“We’ll show him,” he said as we drove up the rutted dirt track leading to the clearing for the house.

Building the house was very simple.  First, we mixed a bunch of dirt, sand and water in a few plastic tubs we’d brought in the truck, until the mud had the consistency of pudding.  Then we mixed in a bunch of straw, which gave the mixture a thick, moldable texture.  Then we shaped the “cob” into blocks and arranged those blocks into triple-thick walls.  (There was a foundation of packed dirt and concrete rubble, which my father had prepared beforehand.)  When I say “we” arranged those blocks, I mean “I” arranged those blocks, while my father watched from the shade and criticized me.  Summer in Iowa is mercilessly humid, and in the middle of the woods, the mosquitoes flew in swarms.  By noon of our first day, I was sunburned, exhausted, and covered in bites.

“Maybe we should scale back,” I said to my father as I mixed up another batch of sand-mud.  “Go for more of a cottage instead of a full-on house.”

“What?”  My father said.  He was swiping away on his phone and hadn’t been listening.  He hadn’t even broken a sweat.

Over the next few days, we agreed to scale down from a house to a cottage, from a cottage to a hunting lodge, from a hunting lodge to a shelter.  Mixing the mud and sand and straw together was incredibly difficult, and then we (I) had to manipulate the blocks into place, mold them together, and then quickly put the next row of blocks into place so they would bond together as they dried.  And speaking of bonding, there was little to none between my father and I.  Since I was doing all the actual work, I pretty much built the house like I wanted to, which is to say I built it quickly, shabbily, and with little attention to detail.  My father, being a perfectionist, was left to sit in the shade and grow increasingly annoyed as he watched me half-ass his dream home.  When we’d break for lunch at a diner in the nearest town (a 30 minute highway drive) we sat and ate in sullen silence.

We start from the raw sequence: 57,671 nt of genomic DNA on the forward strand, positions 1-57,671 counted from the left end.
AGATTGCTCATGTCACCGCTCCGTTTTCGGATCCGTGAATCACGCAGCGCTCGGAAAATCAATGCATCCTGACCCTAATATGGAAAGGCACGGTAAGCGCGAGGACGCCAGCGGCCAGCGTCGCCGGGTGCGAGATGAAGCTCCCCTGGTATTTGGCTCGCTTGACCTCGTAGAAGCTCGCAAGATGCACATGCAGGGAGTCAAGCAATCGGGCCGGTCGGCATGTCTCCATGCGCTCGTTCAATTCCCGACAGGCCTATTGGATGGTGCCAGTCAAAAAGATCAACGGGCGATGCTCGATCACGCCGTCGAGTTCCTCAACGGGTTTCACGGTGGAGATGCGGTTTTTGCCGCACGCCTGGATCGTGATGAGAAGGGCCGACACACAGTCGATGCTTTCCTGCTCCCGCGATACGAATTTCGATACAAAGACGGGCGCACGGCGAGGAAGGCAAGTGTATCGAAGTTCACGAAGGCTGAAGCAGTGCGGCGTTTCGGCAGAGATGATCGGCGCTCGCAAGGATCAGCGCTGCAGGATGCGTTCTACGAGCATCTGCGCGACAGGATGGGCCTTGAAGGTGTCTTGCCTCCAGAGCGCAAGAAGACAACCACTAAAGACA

In the end, we (I) basically built a tiny freestanding efficiency apartment.  There was one door and one window and it was about seven feet tall.  He could’ve rented an equivalent space, in town, for less than $300 a month.  On the last day, when we plastered the inside walls of the tiny house, we kept bumping into and elbowing each other.  That’s how small it was.  My father had enlisted the help of some friends to top it off with a thatched roof, since I had to get back to DC.  After we finished plastering, we sat in the cab of the truck and regarded the product of our (my) week of labor.  It looked like the set of an episode of the “Walking Dead,” or something that had been produced by a hundred-foot-tall dog.

“Do you think you’ll come down here a lot?”  I asked him.

“Nah,” he said.  “It’s too small, and ugly.  Like, depressingly ugly.”

I couldn’t argue, and I couldn’t really even be that mad, as I had not only sweat off ten pounds of bloat weight that week, but also discharged my family obligations for at least the next five years.  The off-the-grid cob house was just a passing obsession for my dad, like a pre-teen who begs for violin lessons and then quits forever after six weeks, and now that he’s gotten it out of his system, he’s looking at paying professionals to build an actual, real house.  It could get complicated, though, if he wants to build it on the plot where the tiny cob house is.  I saw the cob house recently, after one of the hardest Iowa winters in decades, and it was completely unmarred.  If anything, it had been tempered by the extreme weather, and looked and felt invulnerable when you touched it, like an extension of the earth itself.  My father looked relieved when I volunteered to dynamite it to make way for his real house.